Winstanley is the stunning 1975 film about the 17th-century revolutionary Digger Gerrard Winstanley. To begin with, anyone who is looking to view this movie should at least have a basic understanding of the English revolution. To get even more enjoyment out of the movie, they should acquaint themselves with the left-wing of that revolution the Diggers and to a lesser extent the Ranters.

The film has as one writer put It a “stark monochrome beauty” to it. The film style pays homage to the Russian filmmaker Sergei Eisenstein. The film was clearly a labour of love for Brownlow and Mollo with a large degree of perfection for detail and costume. Winstanley was produced on a minuscule budget £24,000 with a volunteer cast apart from one professional actor, first shown in 1975. This review is of the digital re-mastering carried out by the British Film Institute.

What was Brownlow’s inspiration from making this film? Like many people he had become disillusioned with the political set up (this was in 1975),” The Labour Party is no longer the Labour Party. Nor is the Conservative Party. You can hardly tell the difference. We are in a real mess. And I don’t know where we’re heading.”.

Why should anyone want to see this film and what relevance does it have today. Like under four hundred years ago we live in a time of wars, revolution and economic upheaval. Social inequality still exists, and democracy does not exist for millions of people. So in this respect, we are not so far away from the people who fought in the English Civil War.

According to the writer Marina Lewycka who worked on the film “ it is no coincidence that there should have been a renewed surge of interest in Winstanley and the Diggers in the 1960s and 1970s, at a time when the spirit of revolution was out on the streets, and latter-day Diggers were occupying campuses and squatting houses and apartment blocks. I was a starry-eyed young PhD student in 1970, researching radical thought in the 17th century. What drew me to Winstanley was not only his political radicalism but that he seemed to have a "psychological" understanding of the biblical narrative, unusual at that time, as an allegory of the struggle between good and evil which took place in every human heart”.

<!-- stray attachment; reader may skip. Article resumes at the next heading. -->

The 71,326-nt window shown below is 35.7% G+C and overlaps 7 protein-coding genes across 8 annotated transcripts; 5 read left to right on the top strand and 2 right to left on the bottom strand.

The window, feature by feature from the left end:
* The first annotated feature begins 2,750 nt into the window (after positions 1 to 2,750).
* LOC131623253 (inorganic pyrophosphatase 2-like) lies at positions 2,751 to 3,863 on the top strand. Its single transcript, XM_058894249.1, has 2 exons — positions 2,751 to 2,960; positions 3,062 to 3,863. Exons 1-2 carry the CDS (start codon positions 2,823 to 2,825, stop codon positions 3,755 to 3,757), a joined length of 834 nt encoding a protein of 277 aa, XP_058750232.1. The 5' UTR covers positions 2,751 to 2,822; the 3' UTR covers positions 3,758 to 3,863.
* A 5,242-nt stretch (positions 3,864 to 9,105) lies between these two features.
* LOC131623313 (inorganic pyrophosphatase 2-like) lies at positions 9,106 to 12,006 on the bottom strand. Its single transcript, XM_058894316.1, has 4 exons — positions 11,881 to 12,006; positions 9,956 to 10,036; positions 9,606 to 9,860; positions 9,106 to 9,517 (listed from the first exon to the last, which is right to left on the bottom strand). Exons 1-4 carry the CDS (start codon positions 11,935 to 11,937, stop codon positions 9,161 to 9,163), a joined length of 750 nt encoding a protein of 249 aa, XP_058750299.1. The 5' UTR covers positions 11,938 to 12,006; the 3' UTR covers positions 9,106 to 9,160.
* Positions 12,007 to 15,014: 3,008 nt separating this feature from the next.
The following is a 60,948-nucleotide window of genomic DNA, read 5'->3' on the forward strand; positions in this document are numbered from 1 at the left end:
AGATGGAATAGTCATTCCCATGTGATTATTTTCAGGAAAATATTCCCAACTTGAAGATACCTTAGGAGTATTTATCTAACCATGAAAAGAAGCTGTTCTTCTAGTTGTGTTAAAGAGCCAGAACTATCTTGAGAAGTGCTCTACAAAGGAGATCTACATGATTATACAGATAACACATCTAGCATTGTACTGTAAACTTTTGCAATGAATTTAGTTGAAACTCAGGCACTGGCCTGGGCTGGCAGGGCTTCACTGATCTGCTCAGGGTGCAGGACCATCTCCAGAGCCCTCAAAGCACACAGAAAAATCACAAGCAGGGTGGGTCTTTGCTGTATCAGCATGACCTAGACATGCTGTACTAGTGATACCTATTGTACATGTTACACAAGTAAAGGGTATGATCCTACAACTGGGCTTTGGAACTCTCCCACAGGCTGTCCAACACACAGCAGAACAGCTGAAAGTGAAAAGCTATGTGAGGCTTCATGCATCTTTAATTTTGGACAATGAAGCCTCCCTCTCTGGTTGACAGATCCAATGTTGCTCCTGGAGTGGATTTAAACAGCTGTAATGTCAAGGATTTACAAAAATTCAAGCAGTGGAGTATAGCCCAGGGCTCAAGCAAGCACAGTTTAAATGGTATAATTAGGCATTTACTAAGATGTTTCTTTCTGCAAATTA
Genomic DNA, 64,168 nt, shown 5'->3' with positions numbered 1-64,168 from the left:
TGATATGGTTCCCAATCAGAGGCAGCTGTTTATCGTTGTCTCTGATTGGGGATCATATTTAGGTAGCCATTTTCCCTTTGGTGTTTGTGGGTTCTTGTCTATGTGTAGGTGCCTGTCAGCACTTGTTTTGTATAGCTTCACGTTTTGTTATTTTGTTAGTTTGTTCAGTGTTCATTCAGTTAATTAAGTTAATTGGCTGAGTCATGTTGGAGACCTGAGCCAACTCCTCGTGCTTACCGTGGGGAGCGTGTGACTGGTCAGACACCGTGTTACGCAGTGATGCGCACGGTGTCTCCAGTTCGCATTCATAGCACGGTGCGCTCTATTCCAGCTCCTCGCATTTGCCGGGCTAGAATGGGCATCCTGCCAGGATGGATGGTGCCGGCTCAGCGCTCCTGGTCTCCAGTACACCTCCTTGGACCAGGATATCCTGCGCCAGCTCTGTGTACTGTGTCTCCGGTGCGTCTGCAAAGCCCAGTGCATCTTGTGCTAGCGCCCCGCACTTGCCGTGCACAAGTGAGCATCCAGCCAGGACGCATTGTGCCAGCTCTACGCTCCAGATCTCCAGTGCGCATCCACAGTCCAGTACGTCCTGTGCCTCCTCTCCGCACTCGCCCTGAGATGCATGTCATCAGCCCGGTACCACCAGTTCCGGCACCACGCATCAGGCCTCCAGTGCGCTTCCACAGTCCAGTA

The director of Winstanley Kevin Brownlow like some people had not heard of his subject matter before starting work on the film. The fact that the movie is so good is, even more, testimony to him and co- director Andrew Mollo’s enthusiasm to learn about Winstanley and apply that learning with such startling effect.

Lewycka explains the ethics behind the making of the film “in some ways, the making of the movie Winstanley mirrored the endeavour of the original Diggers. It was an enterprise held together by a shared belief that commitment was more important than money, a lack of hierarchy that occasionally bordered on the anarchic, the spirit of voluntarism, good humour, camaraderie, stoicism in the face of setbacks, and a willingness to submit to the rigours of English dirt and English weather in pursuit of a higher purpose. Like Winstanley, we had our priorities straight. We knew that fame, fortune and ambition were not what it was about; what mattered was doing it properly”.